"A lot of the rhetoric is targeted at wealthy Americans, but this focus on offshore evasion by individuals is badly-thought out, and any resultant legislation is unlikely to be well-targeted."
AARO president William Jordan added that in addition to questioning much of the data being presented, he "[found] it not only deplorable but downright irresponsible that neither ACA nor AARO were invited to participate as witnesses at this hearing."
IRS: FATCA 'yet to be enforced'
Several ordinary expats, meanwhile, expressed alarm at comments, made towards the end of the hearing by TIGTA's George, that they said revealed that U.S. officials see FATCA as yet-to-be-enforced, even though it has been wreaking havoc for years on their ability to maintain bank accounts, save for retirement, invest and otherwise maintain financial accounts in the countries in which they live.
They pointed as an example of this to a response from TIGTA's George, in answer to a question posed by committee chairman Sen. Sheldon Whitehouse (D., R.I.), pictured left, as to whether the IRS had yet been able to begin to "meaningfully enforce" FATCA.
Replying, George, pictured below right, said the agency was still struggling to, as a result of its lack of "some very basic tools", including Taxpayer Identification Numbers (TINs).
"The ability to literally have taxpayers, and the entities they utilize overseas, provide information – Taxpayer Identification Numbers – for the IRS to be able to match the information the entity has, versus the information the taxpayer has provided, or perhaps has not provided" was one such crucial and missing tool, George explained.
"We're literally talking about Social Security numbers, in many instances.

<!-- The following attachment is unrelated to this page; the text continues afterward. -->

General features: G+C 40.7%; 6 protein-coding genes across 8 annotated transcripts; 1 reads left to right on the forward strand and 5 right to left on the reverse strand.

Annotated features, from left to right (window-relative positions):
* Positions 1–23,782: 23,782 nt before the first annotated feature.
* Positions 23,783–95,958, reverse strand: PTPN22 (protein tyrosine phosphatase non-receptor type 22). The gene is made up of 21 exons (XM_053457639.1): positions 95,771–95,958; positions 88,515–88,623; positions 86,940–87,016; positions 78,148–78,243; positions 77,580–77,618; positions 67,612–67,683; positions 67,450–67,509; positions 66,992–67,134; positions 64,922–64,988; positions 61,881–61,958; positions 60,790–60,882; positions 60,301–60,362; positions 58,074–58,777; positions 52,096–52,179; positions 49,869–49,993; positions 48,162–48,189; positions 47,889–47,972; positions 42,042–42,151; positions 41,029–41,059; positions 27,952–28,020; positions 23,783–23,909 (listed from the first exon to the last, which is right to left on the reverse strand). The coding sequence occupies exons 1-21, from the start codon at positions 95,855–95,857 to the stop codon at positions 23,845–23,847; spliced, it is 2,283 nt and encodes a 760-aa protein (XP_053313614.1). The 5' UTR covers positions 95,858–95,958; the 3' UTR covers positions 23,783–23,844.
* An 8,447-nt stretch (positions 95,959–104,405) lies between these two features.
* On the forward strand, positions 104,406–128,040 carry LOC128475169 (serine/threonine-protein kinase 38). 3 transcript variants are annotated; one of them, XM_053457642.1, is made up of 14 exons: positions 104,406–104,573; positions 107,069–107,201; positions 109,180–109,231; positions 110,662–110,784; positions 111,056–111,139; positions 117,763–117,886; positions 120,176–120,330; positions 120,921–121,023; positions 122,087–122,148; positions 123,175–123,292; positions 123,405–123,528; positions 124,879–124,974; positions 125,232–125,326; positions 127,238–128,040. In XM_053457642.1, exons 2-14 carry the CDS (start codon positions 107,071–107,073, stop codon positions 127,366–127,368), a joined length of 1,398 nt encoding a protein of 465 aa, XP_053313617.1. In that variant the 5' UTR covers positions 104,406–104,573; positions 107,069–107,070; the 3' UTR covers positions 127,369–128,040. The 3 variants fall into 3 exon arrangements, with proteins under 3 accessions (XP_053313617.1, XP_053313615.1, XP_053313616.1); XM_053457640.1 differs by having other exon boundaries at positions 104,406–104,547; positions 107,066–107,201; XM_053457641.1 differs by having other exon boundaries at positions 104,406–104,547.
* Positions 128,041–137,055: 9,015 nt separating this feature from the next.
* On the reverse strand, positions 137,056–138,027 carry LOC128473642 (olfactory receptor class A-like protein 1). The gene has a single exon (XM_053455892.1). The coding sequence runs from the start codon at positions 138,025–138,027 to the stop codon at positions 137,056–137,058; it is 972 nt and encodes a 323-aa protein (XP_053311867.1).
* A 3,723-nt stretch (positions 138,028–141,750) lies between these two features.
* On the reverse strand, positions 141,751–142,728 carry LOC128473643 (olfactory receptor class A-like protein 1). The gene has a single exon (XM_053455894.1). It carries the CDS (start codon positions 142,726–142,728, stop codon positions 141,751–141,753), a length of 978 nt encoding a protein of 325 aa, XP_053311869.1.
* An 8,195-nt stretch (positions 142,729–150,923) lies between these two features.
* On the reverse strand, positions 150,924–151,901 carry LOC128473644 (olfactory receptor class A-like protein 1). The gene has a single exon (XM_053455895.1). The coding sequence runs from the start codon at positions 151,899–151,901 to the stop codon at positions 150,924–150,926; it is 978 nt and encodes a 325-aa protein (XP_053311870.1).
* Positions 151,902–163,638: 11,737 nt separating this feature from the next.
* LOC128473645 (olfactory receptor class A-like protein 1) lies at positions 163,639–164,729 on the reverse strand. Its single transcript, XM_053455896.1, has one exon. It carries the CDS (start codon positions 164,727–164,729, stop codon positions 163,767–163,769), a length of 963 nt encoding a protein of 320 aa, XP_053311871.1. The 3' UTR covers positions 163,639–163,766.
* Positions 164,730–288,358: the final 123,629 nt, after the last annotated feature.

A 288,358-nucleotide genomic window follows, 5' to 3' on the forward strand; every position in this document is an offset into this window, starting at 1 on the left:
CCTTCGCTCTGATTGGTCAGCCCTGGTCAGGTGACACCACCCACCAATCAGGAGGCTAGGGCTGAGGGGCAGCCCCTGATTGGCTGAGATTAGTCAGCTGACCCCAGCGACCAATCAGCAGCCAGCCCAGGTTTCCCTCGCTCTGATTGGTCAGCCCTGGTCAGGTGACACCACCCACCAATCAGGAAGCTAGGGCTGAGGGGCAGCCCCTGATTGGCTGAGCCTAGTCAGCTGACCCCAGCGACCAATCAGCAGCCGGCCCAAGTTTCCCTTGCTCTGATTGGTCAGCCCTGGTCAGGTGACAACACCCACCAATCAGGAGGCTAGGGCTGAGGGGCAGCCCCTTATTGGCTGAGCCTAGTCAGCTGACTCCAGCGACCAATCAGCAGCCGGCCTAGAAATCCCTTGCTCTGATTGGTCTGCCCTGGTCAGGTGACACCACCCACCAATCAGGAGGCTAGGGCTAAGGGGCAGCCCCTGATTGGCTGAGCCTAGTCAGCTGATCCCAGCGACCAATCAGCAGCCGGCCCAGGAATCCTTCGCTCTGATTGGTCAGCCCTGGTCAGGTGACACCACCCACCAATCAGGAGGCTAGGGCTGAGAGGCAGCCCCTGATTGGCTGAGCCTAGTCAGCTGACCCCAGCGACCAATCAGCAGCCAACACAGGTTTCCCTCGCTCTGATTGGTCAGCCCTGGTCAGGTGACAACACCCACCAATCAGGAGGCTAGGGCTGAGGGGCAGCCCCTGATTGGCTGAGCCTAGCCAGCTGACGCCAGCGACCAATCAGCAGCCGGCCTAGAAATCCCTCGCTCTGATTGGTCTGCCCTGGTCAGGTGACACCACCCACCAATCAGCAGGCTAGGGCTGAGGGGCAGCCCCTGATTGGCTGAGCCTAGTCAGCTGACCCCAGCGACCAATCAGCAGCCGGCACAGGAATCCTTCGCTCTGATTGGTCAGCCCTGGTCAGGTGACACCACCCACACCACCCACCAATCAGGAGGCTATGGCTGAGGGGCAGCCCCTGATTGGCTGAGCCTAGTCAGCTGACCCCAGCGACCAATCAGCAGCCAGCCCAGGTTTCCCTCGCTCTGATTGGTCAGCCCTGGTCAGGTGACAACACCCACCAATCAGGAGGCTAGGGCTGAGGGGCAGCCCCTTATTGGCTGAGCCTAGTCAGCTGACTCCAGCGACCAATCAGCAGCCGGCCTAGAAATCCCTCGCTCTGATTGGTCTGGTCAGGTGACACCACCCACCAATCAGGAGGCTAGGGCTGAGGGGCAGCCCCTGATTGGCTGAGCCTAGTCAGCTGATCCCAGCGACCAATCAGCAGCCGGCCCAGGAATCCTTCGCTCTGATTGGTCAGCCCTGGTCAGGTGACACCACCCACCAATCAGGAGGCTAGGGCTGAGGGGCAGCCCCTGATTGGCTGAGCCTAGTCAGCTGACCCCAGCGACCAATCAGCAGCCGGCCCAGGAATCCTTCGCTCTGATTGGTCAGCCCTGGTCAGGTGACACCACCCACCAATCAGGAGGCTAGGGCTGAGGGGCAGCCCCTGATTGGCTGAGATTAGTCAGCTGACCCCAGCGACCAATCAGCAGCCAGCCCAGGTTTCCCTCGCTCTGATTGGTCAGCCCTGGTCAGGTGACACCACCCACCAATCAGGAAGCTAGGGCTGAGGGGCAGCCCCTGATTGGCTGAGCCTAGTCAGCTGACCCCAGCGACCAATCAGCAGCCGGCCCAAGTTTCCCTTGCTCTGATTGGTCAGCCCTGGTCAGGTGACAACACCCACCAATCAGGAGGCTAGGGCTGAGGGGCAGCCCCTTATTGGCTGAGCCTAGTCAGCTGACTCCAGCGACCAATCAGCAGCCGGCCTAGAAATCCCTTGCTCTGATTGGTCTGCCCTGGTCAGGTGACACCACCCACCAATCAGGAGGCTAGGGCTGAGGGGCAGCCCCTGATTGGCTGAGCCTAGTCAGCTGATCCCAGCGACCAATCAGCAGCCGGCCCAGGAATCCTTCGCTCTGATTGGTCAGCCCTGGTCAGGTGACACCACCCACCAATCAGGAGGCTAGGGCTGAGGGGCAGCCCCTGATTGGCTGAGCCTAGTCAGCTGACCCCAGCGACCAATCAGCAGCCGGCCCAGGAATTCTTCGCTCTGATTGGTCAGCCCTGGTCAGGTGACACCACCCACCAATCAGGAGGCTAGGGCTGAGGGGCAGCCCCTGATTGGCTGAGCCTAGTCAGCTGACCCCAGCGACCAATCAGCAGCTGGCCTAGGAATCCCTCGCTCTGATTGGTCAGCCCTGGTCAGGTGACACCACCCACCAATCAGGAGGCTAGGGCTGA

"The IRS has done a tremendous amount of work, working with nations across the globe, to initially get this program off the ground.
"But the basic thing lacking...is the ability for the IRS to necessarily match up the information that it receives – then again, may not receive – from one party or the other.
"So a light needs to be placed under the IRS to get them moving on that one.
"In my book, it's a low-hanging fruit."
FATCA's affect on
'accidentals' bank accounts
That this FATCA requirement for banks and other non-U.S. financial institutions to obtain TINs from all their American account-holders has begun to cause tens if not hundreds of thousands of so-called "accidental Americans" to be threatened with the loss of their bank and other financial accounts around the world, or that such expensive-to-comply-with regulations had resulted in Americans being unwelcome at many non-U.S. financial institutions and even the overseas operations of some major American financial institutions, wasn't mentioned on Tuesday.
Also not mentioned was the fact that most of the rest of the world has signed up to an automatic information exchange program that's almost identical to FATCA, known as the Common Reporting Standard (CRS) which was conceived and brought into existence by the Organization for Economic Cooperation and Development (OECD) a few years after the American law. The U.S. is one of only a few jurisdictions that haven't signed up to it, and, since FATCA doesn't automatically require the U.S. to provide FATCA signatory countries with the same information about their taxpayers that it requires of them, some experts have said this is resulting in the U.S. becoming a tax haven of choice for much of the rest of the world.